In some counties in Pennsylvania, police officers transport DUI suspects to a hospital to have their blood drawn by phlebotomists. Police officers might also file affidavits for search warrants to obtain blood samples when they have probable cause to believe that the people are under the influence of drugs or alcohol. An officer might ask for a blood test when a person submits a PBT result that shows no alcohol in his or her system, but the officer has probable cause to believe that the person is under the influence of other substances. Like a breath test, people in Pennsylvania are deemed to have given implied consent to a blood test when they drive in the state.
Urine tests are rarely used in Pennsylvania DUI cases because they are unreliable. When you submit to a urine test, it will show the presence of metabolites without differentiating between them and the active drug in your system. Urine tests are generally not used in cases involving alcohol, but they might be used in DUI-drug cases if a blood test is not available.
Penalties for refusing a breath, blood, or urine test
The civil penalties for refusing a breath, blood, or urine test in Pennsylvania include the following:
- Automatic 12-month suspension for a first refusal
- Automatic 18-month suspension if you have a prior refusal, a prior DUI conviction, or another similar prior offense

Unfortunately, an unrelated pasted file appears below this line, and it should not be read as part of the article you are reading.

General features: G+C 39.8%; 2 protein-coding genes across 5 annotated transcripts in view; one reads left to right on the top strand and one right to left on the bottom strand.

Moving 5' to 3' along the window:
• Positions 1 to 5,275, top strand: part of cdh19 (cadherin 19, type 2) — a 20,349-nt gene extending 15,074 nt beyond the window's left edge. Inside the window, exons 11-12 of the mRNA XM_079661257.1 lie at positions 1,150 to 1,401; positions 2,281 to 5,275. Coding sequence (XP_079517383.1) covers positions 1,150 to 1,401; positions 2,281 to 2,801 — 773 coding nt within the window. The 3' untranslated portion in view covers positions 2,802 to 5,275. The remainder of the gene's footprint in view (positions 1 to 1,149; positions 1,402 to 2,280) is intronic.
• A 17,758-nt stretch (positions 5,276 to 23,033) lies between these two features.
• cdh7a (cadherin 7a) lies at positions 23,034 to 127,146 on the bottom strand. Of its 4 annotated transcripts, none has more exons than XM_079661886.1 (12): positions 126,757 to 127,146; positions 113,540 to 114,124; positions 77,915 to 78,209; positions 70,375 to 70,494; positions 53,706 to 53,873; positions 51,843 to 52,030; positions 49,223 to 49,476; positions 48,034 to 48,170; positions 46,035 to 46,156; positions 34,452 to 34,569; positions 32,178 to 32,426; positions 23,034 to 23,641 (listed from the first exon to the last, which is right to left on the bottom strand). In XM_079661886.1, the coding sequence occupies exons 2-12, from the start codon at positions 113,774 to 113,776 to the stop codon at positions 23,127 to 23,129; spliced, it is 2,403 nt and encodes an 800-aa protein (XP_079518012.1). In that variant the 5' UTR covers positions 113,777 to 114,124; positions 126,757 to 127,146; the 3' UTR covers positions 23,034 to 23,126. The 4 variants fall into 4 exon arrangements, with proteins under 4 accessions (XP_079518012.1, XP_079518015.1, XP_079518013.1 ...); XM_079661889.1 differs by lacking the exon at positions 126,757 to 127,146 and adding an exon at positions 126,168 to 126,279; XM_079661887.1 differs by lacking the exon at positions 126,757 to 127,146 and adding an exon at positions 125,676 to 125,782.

- Restoration fee of $500 up to $2,000
- Ignition interlock device installed
- Refusal can be used as evidence against you in court in your DUI case
People who refuse chemical tests may also face the same penalties of the highest BAC DUI if they are convicted.
Get help from an experienced DUI defense attorney
Understanding the consequences of refusing to submit to chemical testing is important so that you can weigh your options. If you are charged with a DUI, an experienced criminal defense attorney at DiCindio Law can review the test that was performed and potentially identify problems with how it was conducted. Your lawyer might also look at the circumstances that surrounded your arrest to determine whether the officer had reasonable suspicion to stop you and probable cause to arrest you. Depending on what happened, a lawyer might be able to win suppression of some or all of the evidence against you. Contact DiCindio Law to schedule a consultation by calling us at 610.430.3535 or by filling out our online contact form.
The above listed information does not include the entire crimes code, annotations, amendments or any recent changes to the law that may be relevant. The information provided is for informational purposes only and may not reflect the most current legal developments or the most complete legal issues for all cases These materials are not intended, and should not be taken, as legal advice on any particular set of facts or circumstances. It is intended solely for informational purposes.